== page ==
BOZEMAN, Mont. - As case numbers rise in Gallatin County, experts are using a surprising resource to keep track of COVID-19. Sewers, while not exactly glamorous, have proven to be a key part of tracking COVID-19 in Gallatin County.
"The whole point of this is to help us find cases so that we can get people isolated who have the disease and its spread, so if this helps us in that path that's great," says Matt Kelley, Gallatin City-County Health Department's Health Officer.
What researchers are finding is that wastewater testing and individual patient tests go hand-in-hand. With a rise in cases, researchers generally see a rise in the detection levels of the virus in the wastewater.
"What we've learned is that it's a pretty good indicator of what's happening in the community," says Blake Wiedenheft, associate professor in the Department of Microbiology and Immunology at Montana State University, of wastewater testing.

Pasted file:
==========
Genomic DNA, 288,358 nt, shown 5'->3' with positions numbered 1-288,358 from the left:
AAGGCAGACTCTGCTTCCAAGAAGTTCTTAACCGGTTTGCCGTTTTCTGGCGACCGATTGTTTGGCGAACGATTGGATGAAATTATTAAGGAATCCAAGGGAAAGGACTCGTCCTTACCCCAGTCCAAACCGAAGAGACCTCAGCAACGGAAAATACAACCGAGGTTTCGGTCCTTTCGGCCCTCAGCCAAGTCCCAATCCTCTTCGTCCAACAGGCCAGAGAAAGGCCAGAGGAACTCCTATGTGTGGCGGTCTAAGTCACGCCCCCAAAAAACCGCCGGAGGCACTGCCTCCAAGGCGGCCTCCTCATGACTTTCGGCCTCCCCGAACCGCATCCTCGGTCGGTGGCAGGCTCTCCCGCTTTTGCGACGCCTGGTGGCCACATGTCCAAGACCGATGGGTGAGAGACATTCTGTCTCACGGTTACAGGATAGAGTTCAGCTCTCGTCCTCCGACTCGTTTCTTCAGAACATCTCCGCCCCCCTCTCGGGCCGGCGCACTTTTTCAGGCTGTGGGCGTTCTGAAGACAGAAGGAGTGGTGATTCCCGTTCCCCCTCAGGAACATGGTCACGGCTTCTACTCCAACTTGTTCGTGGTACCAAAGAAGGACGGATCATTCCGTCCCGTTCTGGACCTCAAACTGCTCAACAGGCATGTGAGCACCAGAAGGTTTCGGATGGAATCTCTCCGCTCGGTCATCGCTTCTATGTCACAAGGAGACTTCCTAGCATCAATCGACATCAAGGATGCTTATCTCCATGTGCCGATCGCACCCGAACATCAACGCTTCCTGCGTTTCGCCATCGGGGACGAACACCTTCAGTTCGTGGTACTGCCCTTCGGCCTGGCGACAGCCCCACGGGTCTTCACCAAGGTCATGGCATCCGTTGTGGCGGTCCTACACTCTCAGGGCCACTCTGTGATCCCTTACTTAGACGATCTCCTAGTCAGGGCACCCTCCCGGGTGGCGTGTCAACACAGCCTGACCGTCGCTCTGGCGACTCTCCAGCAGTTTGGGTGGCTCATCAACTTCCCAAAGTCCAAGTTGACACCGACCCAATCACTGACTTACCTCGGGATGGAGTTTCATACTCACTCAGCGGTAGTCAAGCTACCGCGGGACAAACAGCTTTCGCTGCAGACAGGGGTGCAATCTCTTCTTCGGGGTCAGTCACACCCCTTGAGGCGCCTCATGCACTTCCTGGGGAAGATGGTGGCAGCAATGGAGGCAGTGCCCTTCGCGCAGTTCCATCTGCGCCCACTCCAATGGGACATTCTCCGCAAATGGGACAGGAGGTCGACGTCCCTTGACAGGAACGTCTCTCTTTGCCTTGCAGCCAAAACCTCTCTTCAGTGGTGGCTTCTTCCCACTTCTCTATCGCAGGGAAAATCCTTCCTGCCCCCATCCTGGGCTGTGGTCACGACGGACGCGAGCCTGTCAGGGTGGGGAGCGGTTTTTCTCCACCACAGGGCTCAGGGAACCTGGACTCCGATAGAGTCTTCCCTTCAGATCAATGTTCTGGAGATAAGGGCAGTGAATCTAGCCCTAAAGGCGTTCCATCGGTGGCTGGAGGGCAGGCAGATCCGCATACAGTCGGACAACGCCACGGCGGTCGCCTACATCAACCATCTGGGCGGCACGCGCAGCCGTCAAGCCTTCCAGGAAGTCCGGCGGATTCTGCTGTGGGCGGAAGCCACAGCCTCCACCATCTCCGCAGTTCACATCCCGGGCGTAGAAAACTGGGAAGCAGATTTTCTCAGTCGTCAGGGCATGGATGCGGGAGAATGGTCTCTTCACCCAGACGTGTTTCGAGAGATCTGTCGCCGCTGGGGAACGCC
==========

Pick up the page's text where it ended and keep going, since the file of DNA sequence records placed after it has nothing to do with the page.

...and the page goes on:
Researchers at Montana State University, like Wiedenheft, started taking samples from Bozeman's wastewater in march, and say it's helped build a system of checks and balances for health officials.
As Kelley explains: "If for some reason we're testing the wrong people or we're not testing enough but all of a sudden we start seeing rising numbers in the wastewater, that could be an indication for us to look more carefully, to look differently."
In early May, when cases were leveling out both statewide and in Gallatin County, coronavirus SARS-CoV-2 levels weren't even detectable in Bozeman wastewater.
But in the past month, Gallatin County has seen 123 new cases and wastewater samples in much of the county have been on the same course.
In the last month and a half, researchers have expanded their testing to West Yellowstone, Three Forks, and Big Sky.
"I think wastewater testing is something that should probably be implemented nationwide," says Wiedenheft. "You're seeing different countries around the world start to do that and I think with limited resources - limited number of tests that are available - by testing a single sample we get a better sense of what's going on in a community."
The city of Belgrade is also in talks to get its wastewater tested, but it's facing some challenges, including funding, equipment, and lab capacity issues.